SLAYTON -- Alyssa Groves displays a wide smile, which she flashes often. She’s a happy young woman -- happy to be a college volleyball player at a school she loves, with teammates she enjoys -- happy to have settled on a course of study that excites her, and happy that she’s come through the toughest part of an exhausting rehabilitation program that once threatened to force her to reassess her dreams.
She hasn’t played a real volleyball match since 2018.
That was when she was a junior at Murray County Central High School. In a November basketball game, she jumped up for a rebound but landed badly. She was in instant pain. She was taken out of the game and examined. The resulting knee injury wasn’t originally diagnosed as serious. But she was in pain for the next two weeks. She then had an MRI done in Sioux Falls, S.D., and discovered she had a partially torn MCL, a partially torn LCL, and a fully torn ACL.
After undergoing surgery at the end of January, she began rehabbing three days later.
“Probably the hardest thing I’ve ever had to go through,” she said.
By the time the next volleyball season rolled around, she hadn’t been cleared to return. So she sat out her senior season. By the time she was cleared to compete again (February 2020), the basketball season was mostly done. She missed that, too, serving instead as a manager on the boys basketball team.
Volleyball was the worst.
“I was close to my 1,000th kill. Just watching kind of made me sad,” she said.
Today she’s a freshman on the highly-competitive Division I Colorado State University volleyball squad. She was finally ready this fall to provide on-court help for a CSU team that compiled a remarkable 29-2 record in 2019, except for one problem: the 2020 fall volleyball season was canceled due to the COVID19 virus.
She was able to practice. She just wasn’t able to play. None of the Rams were.
At the family home in Slayton this week, the rangy 6-4 outside hitter smiled at the irony.
“I was coming off almost two years of not playing volleyball since club,” she recalls. “The difficulties (at college) were there. But it also gave us a chance to get to know each other.”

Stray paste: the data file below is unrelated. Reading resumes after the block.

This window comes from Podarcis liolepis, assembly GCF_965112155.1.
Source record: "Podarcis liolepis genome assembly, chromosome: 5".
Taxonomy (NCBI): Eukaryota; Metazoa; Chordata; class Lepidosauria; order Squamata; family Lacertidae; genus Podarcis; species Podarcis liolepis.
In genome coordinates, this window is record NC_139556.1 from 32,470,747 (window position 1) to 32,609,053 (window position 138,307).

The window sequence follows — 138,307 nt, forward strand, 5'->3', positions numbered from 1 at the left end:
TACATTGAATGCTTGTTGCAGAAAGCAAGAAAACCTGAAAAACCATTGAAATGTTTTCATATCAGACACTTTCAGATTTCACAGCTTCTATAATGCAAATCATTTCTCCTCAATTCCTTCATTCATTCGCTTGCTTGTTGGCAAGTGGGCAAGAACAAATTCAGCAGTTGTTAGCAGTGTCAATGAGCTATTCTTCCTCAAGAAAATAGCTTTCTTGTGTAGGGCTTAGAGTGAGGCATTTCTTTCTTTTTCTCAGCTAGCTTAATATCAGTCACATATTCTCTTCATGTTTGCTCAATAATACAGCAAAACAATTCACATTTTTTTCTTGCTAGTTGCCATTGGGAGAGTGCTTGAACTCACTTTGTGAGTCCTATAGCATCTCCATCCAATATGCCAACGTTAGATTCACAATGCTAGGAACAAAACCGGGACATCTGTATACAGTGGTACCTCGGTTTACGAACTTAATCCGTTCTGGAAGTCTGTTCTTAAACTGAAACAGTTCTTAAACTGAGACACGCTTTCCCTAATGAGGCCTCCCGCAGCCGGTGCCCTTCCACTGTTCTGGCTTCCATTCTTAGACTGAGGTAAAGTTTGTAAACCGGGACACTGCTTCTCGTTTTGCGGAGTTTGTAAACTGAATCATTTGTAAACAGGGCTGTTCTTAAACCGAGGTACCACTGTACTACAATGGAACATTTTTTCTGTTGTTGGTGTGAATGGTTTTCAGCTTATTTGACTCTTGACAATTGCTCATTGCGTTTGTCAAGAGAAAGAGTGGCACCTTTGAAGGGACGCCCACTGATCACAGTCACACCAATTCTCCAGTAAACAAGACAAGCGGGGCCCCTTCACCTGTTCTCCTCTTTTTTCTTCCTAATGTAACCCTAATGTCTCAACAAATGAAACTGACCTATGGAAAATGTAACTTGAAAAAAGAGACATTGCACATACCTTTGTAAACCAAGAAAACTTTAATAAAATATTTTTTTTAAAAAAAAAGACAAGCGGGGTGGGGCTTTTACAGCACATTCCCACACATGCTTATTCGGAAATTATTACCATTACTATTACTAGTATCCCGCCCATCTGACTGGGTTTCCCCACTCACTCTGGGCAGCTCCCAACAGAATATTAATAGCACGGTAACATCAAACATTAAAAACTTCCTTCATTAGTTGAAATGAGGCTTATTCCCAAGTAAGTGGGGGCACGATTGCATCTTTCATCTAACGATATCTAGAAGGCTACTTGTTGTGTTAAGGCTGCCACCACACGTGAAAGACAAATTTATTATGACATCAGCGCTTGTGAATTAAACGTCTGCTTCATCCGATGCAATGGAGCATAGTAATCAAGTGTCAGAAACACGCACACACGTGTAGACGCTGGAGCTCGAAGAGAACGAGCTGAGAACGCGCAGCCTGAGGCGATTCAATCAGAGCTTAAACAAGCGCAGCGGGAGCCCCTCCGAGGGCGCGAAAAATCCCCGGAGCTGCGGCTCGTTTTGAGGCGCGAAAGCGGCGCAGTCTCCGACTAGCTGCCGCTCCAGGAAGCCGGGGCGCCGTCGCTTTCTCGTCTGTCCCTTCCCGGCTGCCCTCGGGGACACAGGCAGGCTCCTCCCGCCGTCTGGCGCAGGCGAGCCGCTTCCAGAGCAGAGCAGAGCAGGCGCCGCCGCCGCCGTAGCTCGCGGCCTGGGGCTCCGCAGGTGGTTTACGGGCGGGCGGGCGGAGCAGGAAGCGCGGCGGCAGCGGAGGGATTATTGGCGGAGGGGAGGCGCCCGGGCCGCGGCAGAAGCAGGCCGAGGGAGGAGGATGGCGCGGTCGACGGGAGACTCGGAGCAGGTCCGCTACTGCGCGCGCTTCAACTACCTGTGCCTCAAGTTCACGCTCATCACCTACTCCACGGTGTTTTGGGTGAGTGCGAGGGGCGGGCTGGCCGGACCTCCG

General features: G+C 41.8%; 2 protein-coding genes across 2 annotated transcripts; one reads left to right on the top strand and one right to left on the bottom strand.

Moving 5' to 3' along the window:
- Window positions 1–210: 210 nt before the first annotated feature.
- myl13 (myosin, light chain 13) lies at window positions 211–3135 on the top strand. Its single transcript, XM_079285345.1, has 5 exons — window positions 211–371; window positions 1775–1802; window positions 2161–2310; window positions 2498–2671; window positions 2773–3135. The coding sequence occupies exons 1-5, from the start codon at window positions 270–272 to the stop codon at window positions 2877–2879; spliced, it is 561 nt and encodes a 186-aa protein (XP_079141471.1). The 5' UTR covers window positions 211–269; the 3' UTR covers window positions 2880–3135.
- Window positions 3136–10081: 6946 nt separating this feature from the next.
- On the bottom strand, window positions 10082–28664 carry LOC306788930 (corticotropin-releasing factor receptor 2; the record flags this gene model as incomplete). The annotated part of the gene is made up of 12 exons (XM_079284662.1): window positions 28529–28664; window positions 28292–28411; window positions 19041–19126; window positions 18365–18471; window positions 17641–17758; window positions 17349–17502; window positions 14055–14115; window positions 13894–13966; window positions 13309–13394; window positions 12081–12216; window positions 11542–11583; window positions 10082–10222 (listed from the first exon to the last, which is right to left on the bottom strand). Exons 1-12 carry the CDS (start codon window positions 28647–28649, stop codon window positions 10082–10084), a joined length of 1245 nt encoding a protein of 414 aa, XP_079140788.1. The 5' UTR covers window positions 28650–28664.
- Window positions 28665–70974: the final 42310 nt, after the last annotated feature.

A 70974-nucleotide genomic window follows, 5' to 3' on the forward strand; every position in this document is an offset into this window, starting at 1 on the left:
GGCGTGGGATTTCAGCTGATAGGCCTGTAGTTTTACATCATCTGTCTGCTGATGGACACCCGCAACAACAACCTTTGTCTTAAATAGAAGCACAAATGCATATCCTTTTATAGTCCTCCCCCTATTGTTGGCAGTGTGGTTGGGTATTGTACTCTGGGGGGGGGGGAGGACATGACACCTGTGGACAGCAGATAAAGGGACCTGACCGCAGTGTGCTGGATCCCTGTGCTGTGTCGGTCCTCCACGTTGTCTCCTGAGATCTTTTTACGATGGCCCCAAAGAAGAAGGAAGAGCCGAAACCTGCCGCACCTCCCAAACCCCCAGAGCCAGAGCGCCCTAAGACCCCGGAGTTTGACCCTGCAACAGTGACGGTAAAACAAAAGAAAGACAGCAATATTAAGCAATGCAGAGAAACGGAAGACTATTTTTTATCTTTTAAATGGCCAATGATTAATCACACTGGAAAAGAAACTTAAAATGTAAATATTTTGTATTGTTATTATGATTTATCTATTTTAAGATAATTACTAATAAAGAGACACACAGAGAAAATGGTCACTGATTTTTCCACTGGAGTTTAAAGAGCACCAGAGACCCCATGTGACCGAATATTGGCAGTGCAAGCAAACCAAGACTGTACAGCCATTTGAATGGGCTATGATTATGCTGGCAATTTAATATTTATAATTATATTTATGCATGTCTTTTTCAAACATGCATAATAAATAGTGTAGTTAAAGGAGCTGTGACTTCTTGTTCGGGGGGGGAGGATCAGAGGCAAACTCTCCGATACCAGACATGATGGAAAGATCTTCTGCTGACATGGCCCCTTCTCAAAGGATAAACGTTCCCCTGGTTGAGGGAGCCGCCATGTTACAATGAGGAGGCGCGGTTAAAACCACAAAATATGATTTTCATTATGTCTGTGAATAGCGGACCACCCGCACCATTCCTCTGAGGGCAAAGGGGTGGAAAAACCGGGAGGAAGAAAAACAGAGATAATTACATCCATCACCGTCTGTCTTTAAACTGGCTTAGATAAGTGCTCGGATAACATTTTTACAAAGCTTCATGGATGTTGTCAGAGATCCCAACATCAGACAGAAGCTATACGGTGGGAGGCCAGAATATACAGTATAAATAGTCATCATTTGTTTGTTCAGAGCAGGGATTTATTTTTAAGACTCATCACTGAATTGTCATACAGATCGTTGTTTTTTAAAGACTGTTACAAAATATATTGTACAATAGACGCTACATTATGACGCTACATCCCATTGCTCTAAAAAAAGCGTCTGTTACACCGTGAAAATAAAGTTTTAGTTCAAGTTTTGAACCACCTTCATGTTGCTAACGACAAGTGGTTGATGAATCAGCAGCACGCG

She adds: “The first week down there I was SO rusty.”
Groves’ odyssey, however, has had a bright side. Several bright sides, in fact. Mostly, she says, she feels good about herself having come so far through the adversity of her high school injury. She was so impressed with her therapy sessions at Orthopedic Institute Performance (OIP) in Sioux Falls, that she chose Health and Exercise Science as her major. She hopes to work after graduation in physical therapy.
There were, no doubt, a few Slaytonites who wondered why the town’s best offensive volleyball weapon had to sit out both volleyball and basketball in her senior year. She was a supportive volleyball teammate, however, watching games on the bench with her friends. But it was just too soon to get back out there on the court, she knew.
“I know what’s best for me, and I wasn’t going to come back if I wasn’t comfortable with my injury,” said the slender left-handed power hitter. “All my friends were, ‘Are you gonna play? Are you gonna play?’ But I knew I wasn’t ready.”
She had a good support system, starting with her parents Randy and Dawn. Friends at school, friends in the community. “They were good,” she said.
But it took a little time for some to understand. “My friends didn’t know what I was going through. My parents didn’t fully understand what I was fully going through. My PT (personal trainer) in Sioux Falls was basically the only person I could talk about it to.”
Like anyone else would, she experienced some doubts.
“Honestly, there was doubt in my mind about being able to play volleyball in college.”
But she became determined to have a positive attitude. She decided that if she could push through rehab, she could push through anything. At times, she felt as if she were taking one step forward and two steps back, but she persevered. “So I kept pushing through the grit and came out on the other side,” she explained.
Already as a high school sophomore, Groves (who won a national championship in 2018 with her Marshall club team, where she was named tournament MVP) caught the eye of college recruiters. But many colleges began to look the other way after her injury.
“But CSU, that’s when they wanted me more,” she said.
Colorado State had had success with volleyball players who’d sustained injuries like hers. Groves committed to CSU in October of her senior year.
Now with the entire Rams team redshirted due to the lost COVID-19 season, Groves continues getting in her best volleyball shape. She lost 20-to-25 pounds after her surgery, but she’s got all of that back now, plus 10 more pounds.
“I actually have some muscle on me, and it feels good,” she smiles.
She’ll be returning to Fort Collins early next month for two-a-day practices. The spring college volleyball season will start before winter ends.
She’s already learned that college is much more advanced than high school. The pace of the game is much faster, and the need to be agile is crucial. Groves has learned to improve her arm swing for form, power and follow-through.
She smiles, of course, when she thinks about how she “came out on the other side.”
“Never a day goes by where I don’t think like, ‘Oh, this makes sense. Now I know why I’m doing it.”